My unfortunate friend P. has lost the thread of his life by the interposition of long intervals of partially disordered reason. The past and present are jumbled together in his mind in a manner often productive of curious results, and which will be better understood after the perusal of the following letter than from any description that I could give. The poor fellow, without once stirring from the little whitewashed, iron-grated room to which he alludes in his first paragraph, is nevertheless a great traveller, and meets in his wanderings a variety of personages who have long ceased to be visible to any eye save his own. In my opinion, all this is not so much a delusion as a partly wilful and partly involuntary sport of the imagination, to which his disease has imparted such morbid energy that he beholds these spectral scenes and characters with no less distinctness than a play upon the stage, and with somewhat more of illusive credence. Many of his letters are in my possession, some based upon the same vagary as the present one, and others upon hypotheses not a whit short of it in absurdity. The whole form a series of correspondence, which, should fate seasonably remove my poor friend from what is to him a world of moonshine, I promise myself a pious pleasure in editing for the public eye. P. had always a hankering after literary reputation, and has made more than one unsuccessful effort to achieve it. It would not be a little odd, if, after missing his object while seeking it by the light of reason, he should prove to have stumbled upon it in his misty excursions beyond the limits of sanity.
LONDON, February 29, 1845.
MY DEAR FRIEND: Old associations cling to the mind with astonishing tenacity. Daily custom grows up about us like a stone wall, and consolidates itself into almost as material an entity as mankind's strongest architecture. It is sometimes a serious question with me whether ideas be not really visible and tangible, and endowed with all the other qualities of matter. Sitting as I do at this moment in my hired apartment, writing beside the hearth, over which hangs a print of Queen Victoria, listening to the muffled roar of the world's metropolis, and with a window at but five paces distant, through which, whenever I please, I can gaze out on actual London,—with all this positive certainty as to my whereabouts, what kind of notion, do you think, is just now perplexing my brain? Why,—would you believe it?—that all this time I am still an inhabitant of that wearisome little chamber,—that whitewashed little chamber,—that little chamber with its one small window, across which, from some inscrutable reason of taste or convenience, my landlord had placed a row of iron bars,—that same little chamber, in short, whither your kindness has so often brought you to visit me! Will no length of time or breadth of space enfranchise me from that unlovely abode? I travel; but it seems to be like the snail, with my house upon my head. Ah, well! I am verging, I suppose, on that period of life when present scenes and events make but feeble impressions in comparison with those of yore; so that I must reconcile myself to be more and more the prisoner of Memory, who merely lets me hop about a little with her chain around my leg.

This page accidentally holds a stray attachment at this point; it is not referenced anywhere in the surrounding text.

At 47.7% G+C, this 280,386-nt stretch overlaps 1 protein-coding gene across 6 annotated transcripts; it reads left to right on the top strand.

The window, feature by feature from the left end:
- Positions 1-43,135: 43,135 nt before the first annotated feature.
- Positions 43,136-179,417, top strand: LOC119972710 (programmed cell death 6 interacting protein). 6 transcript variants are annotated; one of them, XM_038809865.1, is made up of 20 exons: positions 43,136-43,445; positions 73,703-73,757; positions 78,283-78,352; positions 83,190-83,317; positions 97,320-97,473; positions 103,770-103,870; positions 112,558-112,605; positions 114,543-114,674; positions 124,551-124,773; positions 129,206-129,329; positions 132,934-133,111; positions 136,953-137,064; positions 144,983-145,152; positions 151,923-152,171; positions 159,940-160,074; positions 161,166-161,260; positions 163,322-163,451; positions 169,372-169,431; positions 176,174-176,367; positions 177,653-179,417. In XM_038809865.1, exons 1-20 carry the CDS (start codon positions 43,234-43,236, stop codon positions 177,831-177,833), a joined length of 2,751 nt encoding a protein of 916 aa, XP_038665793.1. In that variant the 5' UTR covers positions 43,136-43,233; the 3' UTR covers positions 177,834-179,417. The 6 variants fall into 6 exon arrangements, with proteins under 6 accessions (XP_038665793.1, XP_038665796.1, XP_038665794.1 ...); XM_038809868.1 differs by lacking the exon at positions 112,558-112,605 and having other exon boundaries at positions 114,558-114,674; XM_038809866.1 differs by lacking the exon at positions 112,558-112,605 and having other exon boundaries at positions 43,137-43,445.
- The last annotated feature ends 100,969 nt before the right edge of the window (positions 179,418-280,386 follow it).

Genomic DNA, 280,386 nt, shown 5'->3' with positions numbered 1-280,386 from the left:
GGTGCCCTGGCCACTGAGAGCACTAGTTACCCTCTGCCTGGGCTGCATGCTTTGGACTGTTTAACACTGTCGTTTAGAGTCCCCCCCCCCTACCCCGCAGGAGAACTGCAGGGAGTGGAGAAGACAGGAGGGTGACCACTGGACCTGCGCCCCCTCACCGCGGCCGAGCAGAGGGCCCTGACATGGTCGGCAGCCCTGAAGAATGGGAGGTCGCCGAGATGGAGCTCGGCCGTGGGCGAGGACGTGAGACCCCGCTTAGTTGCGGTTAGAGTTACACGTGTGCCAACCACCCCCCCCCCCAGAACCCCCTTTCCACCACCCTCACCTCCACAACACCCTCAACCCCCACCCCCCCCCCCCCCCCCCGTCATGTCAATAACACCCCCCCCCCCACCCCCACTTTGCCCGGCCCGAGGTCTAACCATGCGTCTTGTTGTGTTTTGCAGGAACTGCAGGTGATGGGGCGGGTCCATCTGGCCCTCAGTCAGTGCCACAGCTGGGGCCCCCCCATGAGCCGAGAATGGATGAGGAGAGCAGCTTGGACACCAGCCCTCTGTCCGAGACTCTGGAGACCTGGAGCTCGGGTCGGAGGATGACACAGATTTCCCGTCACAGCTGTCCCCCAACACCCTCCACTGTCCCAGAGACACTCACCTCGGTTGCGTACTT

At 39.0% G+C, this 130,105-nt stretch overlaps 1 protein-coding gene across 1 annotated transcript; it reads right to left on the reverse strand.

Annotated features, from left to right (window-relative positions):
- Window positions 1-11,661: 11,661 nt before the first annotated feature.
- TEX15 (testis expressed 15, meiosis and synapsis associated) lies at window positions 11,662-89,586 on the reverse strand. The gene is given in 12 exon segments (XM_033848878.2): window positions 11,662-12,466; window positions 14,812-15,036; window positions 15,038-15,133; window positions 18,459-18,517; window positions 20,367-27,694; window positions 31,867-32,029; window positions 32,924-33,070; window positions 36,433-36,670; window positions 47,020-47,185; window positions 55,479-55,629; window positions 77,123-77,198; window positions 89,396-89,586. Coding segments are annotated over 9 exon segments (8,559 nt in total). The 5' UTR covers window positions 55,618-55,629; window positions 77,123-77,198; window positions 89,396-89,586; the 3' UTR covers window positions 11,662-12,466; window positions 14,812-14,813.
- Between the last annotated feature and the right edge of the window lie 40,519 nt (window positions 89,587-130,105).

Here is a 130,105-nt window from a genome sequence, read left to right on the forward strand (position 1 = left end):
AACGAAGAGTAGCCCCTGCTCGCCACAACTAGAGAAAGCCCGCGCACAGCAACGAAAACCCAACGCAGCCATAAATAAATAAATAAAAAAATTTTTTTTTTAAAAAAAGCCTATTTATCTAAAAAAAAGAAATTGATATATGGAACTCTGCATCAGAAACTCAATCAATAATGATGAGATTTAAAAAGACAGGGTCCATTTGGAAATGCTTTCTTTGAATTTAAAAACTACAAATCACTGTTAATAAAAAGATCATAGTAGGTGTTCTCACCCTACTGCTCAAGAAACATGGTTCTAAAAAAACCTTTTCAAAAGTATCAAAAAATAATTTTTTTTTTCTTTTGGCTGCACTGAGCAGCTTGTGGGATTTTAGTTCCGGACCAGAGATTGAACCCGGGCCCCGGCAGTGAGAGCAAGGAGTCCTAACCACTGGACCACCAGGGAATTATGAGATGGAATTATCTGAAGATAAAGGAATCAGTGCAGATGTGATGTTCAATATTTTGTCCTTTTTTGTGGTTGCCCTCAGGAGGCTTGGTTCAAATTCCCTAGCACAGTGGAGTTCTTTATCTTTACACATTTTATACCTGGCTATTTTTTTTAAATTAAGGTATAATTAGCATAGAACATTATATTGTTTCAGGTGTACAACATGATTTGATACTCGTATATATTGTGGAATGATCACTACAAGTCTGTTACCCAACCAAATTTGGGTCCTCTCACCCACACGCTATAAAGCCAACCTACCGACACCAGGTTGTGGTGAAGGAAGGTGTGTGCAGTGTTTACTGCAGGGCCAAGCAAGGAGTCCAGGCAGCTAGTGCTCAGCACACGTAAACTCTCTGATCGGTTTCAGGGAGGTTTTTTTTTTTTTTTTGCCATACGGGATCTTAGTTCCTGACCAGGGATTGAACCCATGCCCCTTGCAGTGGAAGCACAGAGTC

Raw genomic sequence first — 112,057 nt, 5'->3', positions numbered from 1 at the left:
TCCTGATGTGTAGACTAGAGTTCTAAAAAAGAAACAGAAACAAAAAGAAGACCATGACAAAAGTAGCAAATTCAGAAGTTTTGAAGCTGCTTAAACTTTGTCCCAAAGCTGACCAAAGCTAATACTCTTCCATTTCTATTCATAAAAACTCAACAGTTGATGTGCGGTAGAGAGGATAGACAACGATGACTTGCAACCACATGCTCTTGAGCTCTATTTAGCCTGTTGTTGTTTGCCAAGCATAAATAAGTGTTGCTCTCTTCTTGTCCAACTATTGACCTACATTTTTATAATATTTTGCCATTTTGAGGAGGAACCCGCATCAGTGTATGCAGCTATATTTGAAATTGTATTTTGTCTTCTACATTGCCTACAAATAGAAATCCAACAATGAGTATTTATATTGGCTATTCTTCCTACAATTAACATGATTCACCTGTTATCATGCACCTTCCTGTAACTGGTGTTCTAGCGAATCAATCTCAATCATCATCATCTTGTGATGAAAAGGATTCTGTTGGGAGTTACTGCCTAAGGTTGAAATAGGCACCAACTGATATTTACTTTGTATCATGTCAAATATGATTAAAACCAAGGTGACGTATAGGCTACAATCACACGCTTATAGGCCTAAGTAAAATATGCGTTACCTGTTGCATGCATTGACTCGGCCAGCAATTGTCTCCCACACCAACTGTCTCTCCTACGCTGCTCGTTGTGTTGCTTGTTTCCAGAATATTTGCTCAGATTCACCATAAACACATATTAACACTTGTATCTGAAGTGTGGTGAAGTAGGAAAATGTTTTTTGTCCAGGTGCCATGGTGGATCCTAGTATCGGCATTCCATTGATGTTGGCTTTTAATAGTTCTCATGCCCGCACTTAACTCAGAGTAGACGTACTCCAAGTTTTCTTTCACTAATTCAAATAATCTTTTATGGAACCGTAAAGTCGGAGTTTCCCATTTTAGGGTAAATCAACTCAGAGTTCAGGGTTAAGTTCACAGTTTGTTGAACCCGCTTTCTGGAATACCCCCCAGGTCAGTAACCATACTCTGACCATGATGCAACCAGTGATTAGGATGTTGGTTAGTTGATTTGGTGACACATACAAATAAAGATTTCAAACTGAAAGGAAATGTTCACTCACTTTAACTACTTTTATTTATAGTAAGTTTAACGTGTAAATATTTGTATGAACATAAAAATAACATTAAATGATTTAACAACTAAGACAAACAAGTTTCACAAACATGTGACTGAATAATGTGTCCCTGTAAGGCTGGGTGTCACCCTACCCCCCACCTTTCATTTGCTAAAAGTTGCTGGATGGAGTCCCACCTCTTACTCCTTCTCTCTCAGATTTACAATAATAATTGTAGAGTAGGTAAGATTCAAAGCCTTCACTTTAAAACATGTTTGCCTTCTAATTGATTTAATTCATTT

My letters of introduction have been of the utmost service, enabling me to make the acquaintance of several distinguished characters who, until now, have seemed as remote from the sphere of my personal intercourse as the wits of Queen Anne's time or Ben Jenson's compotators at the Mermaid. One of the first of which I availed myself was the letter to Lord Byron. I found his lordship looking much older than I had anticipated, although, considering his former irregularities of life and the various wear and tear of his constitution, not older than a man on the verge of sixty reasonably may look. But I had invested his earthly frame, in my imagination, with the poet's spiritual immortality. He wears a brown wig, very luxuriantly curled, and extending down over his forehead. The expression of his eyes is concealed by spectacles. His early tendency to obesity having increased, Lord Byron is now enormously fat,—so fat as to give the impression of a person quite overladen with his own flesh, and without sufficient vigor to diffuse his personal life through the great mass of corporeal substance which weighs upon him so cruelly. You gaze at the mortal heap; and, while it fills your eye with what purports to be Byron, you murmur within yourself, "For Heaven's sake, where is he?" Were I disposed to be caustic, I might consider this mass of earthly matter as the symbol, in a material shape, of those evil habits and carnal vices which unspiritualize man's nature and clog up his avenues of communication with the better life....